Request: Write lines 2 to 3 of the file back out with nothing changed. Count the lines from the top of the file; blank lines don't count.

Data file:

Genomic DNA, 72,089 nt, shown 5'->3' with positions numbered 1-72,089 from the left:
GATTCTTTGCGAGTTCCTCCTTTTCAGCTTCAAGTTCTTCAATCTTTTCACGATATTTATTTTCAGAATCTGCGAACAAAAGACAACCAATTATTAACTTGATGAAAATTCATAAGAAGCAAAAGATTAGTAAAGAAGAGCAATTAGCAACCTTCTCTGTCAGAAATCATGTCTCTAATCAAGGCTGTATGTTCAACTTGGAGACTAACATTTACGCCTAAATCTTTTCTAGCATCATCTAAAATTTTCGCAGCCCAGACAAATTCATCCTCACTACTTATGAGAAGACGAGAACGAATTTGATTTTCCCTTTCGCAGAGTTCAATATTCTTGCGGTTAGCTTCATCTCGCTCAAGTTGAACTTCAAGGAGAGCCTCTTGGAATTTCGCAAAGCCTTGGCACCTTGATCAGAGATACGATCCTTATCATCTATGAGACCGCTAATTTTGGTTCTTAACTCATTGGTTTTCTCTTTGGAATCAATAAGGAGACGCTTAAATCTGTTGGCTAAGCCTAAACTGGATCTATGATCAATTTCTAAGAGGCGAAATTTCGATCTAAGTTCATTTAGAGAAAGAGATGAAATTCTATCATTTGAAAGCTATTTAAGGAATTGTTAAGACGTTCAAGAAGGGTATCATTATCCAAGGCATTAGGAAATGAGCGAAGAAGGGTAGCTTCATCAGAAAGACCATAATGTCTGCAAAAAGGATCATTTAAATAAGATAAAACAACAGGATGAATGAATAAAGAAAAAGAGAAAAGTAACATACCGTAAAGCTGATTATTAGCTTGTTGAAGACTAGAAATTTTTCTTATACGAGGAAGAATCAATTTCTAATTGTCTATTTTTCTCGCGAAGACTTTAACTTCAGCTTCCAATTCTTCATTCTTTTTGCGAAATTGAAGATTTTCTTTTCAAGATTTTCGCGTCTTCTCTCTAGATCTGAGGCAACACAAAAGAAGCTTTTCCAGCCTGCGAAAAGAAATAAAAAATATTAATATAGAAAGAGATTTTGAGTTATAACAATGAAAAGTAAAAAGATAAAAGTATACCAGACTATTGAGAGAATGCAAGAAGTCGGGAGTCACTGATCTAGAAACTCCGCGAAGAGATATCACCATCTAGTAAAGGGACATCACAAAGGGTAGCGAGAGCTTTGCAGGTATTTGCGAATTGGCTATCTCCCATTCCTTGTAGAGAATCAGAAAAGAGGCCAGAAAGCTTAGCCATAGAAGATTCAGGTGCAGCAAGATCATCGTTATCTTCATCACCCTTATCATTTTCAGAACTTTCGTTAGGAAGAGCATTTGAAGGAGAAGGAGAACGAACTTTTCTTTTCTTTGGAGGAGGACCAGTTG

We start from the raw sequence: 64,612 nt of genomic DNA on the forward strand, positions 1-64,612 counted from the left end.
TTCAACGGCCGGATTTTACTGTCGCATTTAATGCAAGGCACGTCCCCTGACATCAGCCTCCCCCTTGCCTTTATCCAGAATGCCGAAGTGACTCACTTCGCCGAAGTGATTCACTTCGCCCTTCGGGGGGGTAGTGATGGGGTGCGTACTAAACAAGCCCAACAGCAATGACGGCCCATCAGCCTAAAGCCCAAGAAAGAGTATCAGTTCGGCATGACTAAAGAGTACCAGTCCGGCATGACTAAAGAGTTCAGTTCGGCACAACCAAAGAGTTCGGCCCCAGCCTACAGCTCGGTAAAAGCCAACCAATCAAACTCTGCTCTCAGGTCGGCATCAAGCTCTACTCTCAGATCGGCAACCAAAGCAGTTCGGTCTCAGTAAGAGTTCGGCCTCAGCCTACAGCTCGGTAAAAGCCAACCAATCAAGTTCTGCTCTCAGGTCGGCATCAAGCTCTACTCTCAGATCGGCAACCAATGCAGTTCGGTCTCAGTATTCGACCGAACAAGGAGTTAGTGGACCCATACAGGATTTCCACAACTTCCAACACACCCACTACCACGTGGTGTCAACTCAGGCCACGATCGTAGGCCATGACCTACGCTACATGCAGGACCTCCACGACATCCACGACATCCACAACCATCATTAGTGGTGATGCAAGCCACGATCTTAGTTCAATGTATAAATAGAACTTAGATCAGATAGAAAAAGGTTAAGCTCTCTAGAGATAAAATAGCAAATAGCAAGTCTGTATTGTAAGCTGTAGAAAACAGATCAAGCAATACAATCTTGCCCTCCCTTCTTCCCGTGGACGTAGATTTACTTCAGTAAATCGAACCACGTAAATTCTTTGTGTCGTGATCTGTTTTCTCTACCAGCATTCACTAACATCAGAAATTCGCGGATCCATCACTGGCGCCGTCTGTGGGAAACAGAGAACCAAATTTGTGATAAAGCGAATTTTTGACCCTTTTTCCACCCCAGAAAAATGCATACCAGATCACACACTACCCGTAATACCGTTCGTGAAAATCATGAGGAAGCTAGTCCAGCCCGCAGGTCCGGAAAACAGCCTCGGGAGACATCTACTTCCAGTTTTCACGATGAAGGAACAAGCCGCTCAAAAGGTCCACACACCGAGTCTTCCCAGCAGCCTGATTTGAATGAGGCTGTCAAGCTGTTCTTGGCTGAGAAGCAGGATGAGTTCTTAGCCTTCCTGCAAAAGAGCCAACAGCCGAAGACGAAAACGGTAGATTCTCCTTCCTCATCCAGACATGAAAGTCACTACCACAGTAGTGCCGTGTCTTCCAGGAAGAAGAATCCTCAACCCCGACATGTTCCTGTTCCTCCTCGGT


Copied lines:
GATTCTTTGCGAGTTCCTCCTTTTCAGCTTCAAGTTCTTCAATCTTTTCACGATATTTATTTTCAGAATCTGCGAACAAAAGACAACCAATTATTAACTTGATGAAAATTCATAAGAAGCAAAAGATTAGTAAAGAAGAGCAATTAGCAACCTTCTCTGTCAGAAATCATGTCTCTAATCAAGGCTGTATGTTCAACTTGGAGACTAACATTTACGCCTAAATCTTTTCTAGCATCATCTAAAATTTTCGCAGCCCAGACAAATTCATCCTCACTACTTATGAGAAGACGAGAACGAATTTGATTTTCCCTTTCGCAGAGTTCAATATTCTTGCGGTTAGCTTCATCTCGCTCAAGTTGAACTTCAAGGAGAGCCTCTTGGAATTTCGCAAAGCCTTGGCACCTTGATCAGAGATACGATCCTTATCATCTATGAGACCGCTAATTTTGGTTCTTAACTCATTGGTTTTCTCTTTGGAATCAATAAGGAGACGCTTAAATCTGTTGGCTAAGCCTAAACTGGATCTATGATCAATTTCTAAGAGGCGAAATTTCGATCTAAGTTCATTTAGAGAAAGAGATGAAATTCTATCATTTGAAAGCTATTTAAGGAATTGTTAAGACGTTCAAGAAGGGTATCATTATCCAAGGCATTAGGAAATGAGCGAAGAAGGGTAGCTTCATCAGAAAGACCATAATGTCTGCAAAAAGGATCATTTAAATAAGATAAAACAACAGGATGAATGAATAAAGAAAAAGAGAAAAGTAACATACCGTAAAGCTGATTATTAGCTTGTTGAAGACTAGAAATTTTTCTTATACGAGGAAGAATCAATTTCTAATTGTCTATTTTTCTCGCGAAGACTTTAACTTCAGCTTCCAATTCTTCATTCTTTTTGCGAAATTGAAGATTTTCTTTTCAAGATTTTCGCGTCTTCTCTCTAGATCTGAGGCAACACAAAAGAAGCTTTTCCAGCCTGCGAAAAGAAATAAAAAATATTAATATAGAAAGAGATTTTGAGTTATAACAATGAAAAGTAAAAAGATAAAAGTATACCAGACTATTGAGAGAATGCAAGAAGTCGGGAGTCACTGATCTAGAAACTCCGCGAAGAGATATCACCATCTAGTAAAGGGACATCACAAAGGGTAGCGAGAGCTTTGCAGGTATTTGCGAATTGGCTATCTCCCATTCCTTGTAGAGAATCAGAAAAGAGGCCAGAAAGCTTAGCCATAGAAGATTCAGGTGCAGCAAGATCATCGTTATCTTCATCACCCTTATCATTTTCAGAACTTTCGTTAGGAAGAGCATTTGAAGGAGAAGGAGAACGAACTTTTCTTTTCTTTGGAGGAGGACCAGTTG

We start from the raw sequence: 64,612 nt of genomic DNA on the forward strand, positions 1-64,612 counted from the left end.